5 Reasons Teslas Trump Every Other Electric Car

We get criticized a little bit for writing too much about Tesla. However, so far, Tesla is just in a very different league than all the other electric car producers. Not even speaking about the Tesla Model S or Model X specifically, there are 5 big reasons a Tesla (generally speaking, and including a Tesla Model 3) is head and shoulders above other electric car models.

*Full disclosure: I’m a TSLA stockholder, for the reasons explained below. I have no intention to sell the stock for many years.

Supercharging Is A League Above Other “Fast Charging”

Tesla Superchargers Spain

First of all, one of the most-talked-about reasons is that Tesla has the Supercharger network. While other “fast charging” networks are out there and can help with the convenience and practicality of an electric car, those charging stations charge an electric car approximately half as fast as a Supercharger charges a Tesla.

EV-Charging-RatesThis is the only charging network of any kind in any part of the world that charges cars quickly enough for electric cars to really be able to take a road trip without much inconvenience (for the typical person, not just super-flexible EV enthusiasts). Other fast chargers may make regional or local trips in an electric car completely practical and convenient, but they still don’t adequately serve genuinely long-range trips. This is a critical factor for electric cars to become mainstream, for the common Joe to feel cool living with them.

Yes, I fully agree that people can generally rent cars, swap cars with friends/family, or take a train or plane for long-distance trips — and that’s a much nicer way to go. I type this as I sit on a comfy high-speed train from Warsaw to Wroclaw, a couple hours after arriving in Warsaw via a long solo drive that was much less pleasant, and during which I couldn’t work, play, or rest. The trips both ways take approximately the same time, while the train is cheaper and, in my opinion, several times more valuable. Alas, not everyone has such great options, and even if they do, they may not be open to using them. They may prefer to drive their car (for reasons I probably don’t understand). In any case, the point is: I have spent a lot of time trying to bring more sense to long-distance travel behavior and ideology, but I don’t see the masses in the US and many other countries shifting from the idea that their car should be their long-distance land ship. And those same people aren’t going to be cool with a 1-hour charging stop every 1–3 hours of driving.

Our recent surveys of potential EV buyers demonstrated this point well enough:



OTA Updates

Another big trump card Tesla has is its over-the-air updates. A Tesla EV gets better and better as time goes on (in some ways, at least). Tesla is continuously rolling out over-the-air software updates that improve various aspects of the car. When it does so, you wake up, and your car has just become a better vehicle.

For people who bought the autopilot hardware, when Tesla rolled out its autopilot software, customers all of a sudden had cars with autonomous driving features. As these features get enhanced and multiply, the cars keep improving. One of the latest improvements is the ability to have the car park itself or roll out of your garage without you even in it.

Tesla has even demonstrated the ability to do “over-the-air recalls.” Naturally, the issue needing resolved has to be a software issue, not a hardware issue, but still, this can save countless hours for customers as well as staff, since there’s no need for the customer to bring the car into a dealer/service center for the fix.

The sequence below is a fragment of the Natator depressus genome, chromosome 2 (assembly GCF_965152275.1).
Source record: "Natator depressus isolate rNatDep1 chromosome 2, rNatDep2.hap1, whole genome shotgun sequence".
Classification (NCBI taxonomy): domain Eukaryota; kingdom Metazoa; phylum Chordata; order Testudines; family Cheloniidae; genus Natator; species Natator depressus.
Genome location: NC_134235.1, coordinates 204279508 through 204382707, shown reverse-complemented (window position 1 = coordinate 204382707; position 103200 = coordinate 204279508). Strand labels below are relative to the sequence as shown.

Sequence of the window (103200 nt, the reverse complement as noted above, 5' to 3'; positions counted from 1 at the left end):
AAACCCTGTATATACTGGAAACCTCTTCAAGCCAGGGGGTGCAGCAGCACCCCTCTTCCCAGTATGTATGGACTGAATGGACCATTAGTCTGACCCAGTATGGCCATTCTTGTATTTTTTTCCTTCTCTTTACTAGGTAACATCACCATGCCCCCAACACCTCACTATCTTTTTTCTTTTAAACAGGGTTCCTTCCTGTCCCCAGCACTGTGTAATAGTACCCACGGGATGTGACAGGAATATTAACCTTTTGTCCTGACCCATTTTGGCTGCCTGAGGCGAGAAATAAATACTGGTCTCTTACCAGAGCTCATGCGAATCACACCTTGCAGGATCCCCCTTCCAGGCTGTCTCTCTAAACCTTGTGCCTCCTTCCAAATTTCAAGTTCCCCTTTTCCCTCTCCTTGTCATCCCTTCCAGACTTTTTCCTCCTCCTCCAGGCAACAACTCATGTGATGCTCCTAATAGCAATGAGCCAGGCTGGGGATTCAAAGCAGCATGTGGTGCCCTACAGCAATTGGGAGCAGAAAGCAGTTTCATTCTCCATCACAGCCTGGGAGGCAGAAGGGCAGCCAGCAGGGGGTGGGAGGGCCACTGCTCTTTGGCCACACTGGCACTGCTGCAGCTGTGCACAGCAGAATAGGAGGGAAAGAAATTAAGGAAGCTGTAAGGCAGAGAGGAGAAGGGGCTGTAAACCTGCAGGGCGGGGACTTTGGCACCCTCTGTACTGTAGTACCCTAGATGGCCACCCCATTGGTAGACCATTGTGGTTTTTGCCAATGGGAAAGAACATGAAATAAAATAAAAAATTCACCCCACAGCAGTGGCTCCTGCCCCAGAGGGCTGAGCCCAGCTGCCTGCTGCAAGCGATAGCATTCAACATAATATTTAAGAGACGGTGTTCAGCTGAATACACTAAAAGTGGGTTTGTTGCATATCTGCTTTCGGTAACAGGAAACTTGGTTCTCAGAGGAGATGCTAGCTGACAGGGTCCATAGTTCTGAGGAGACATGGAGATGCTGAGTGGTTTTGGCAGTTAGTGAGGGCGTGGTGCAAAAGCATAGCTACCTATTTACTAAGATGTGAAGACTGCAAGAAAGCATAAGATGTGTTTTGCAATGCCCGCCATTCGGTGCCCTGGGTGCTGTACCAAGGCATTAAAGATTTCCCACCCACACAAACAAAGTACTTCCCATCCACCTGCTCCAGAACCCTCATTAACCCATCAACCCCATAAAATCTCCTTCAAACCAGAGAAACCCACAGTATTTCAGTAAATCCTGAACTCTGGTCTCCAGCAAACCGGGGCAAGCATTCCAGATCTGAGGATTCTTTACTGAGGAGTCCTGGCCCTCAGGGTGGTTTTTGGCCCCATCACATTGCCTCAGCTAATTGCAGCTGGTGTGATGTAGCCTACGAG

Yes, other automakers could implement these at some point, but they haven’t yet.

Clear, No-Pressure Sales

Tesla StoreGetting away from the technical stuff, Tesla has also built a wonderful customer reputation because of its no-pressure sales approach and the clear pricing system it has in place.

When you walk into a Tesla store, you don’t have a “slick” salesman walking up to you with dollar signs in his eyeballs. The entire goal on the other side isn’t to get you into the buying seat and have you sign paperwork as the price you initially agreed to rises every 10 minutes or so. Tesla staff, from my experience and what I’ve heard from so many other people, are genuinely friendly, open to helping when requested (but not pushing to help you), and know a lot about the product.

That last point is a good one worth highlighting on its own. Tesla staff tend to know a great deal about the Model S and Model X, and typically much more than the customers. Time and time again, salespeople at conventional auto dealerships reveal that the customers usually know much more about their electric car models than they do. The thing is, what Tesla staff are supposed to do isn’t just get you in the signing seat — their main task is to help answer your questions and inform you about the car.

From no pressure, to deeply informative staff, to the price staying the same as what you can find online (not doubling or tripling before you get out the door), this is a whole different game from a conventional auto-buying experience, and tremendously refreshing for the consumer. After going through a dealership experience with my mom recently, I’m eager to never do that again.


This point references the Model S and Model X, of course, as well as the Tesla Roadster, but the key is that it’s expected to apply to any Tesla.

Tesla turned the stigma of electric cars being glorified golf carts on its head, delivering a wickedly quick and sporty Tesla Roadster. It beat the pants off that car by releasing a 5- to 7-seat sedan that is quicker than all but 5 production cars in history, all of which are tremendously more expensive and less spacious than a top-of-the-line Model S, and sold in small quantities. The out came the X, an SUV that is nearly as quick as a Model S and can seat 7 adults + a lot of cargo.

The Tesla Model 3 is supposed to be about half the price of the Model S, so it will almost surely lose some of that car’s oomph. But it is widely expected that it will blow the pants off of a comparatively priced BMW, Mercedes, etc. We’re all eager for the specs, but given Tesla’s history, it isn’t likely to disappoint.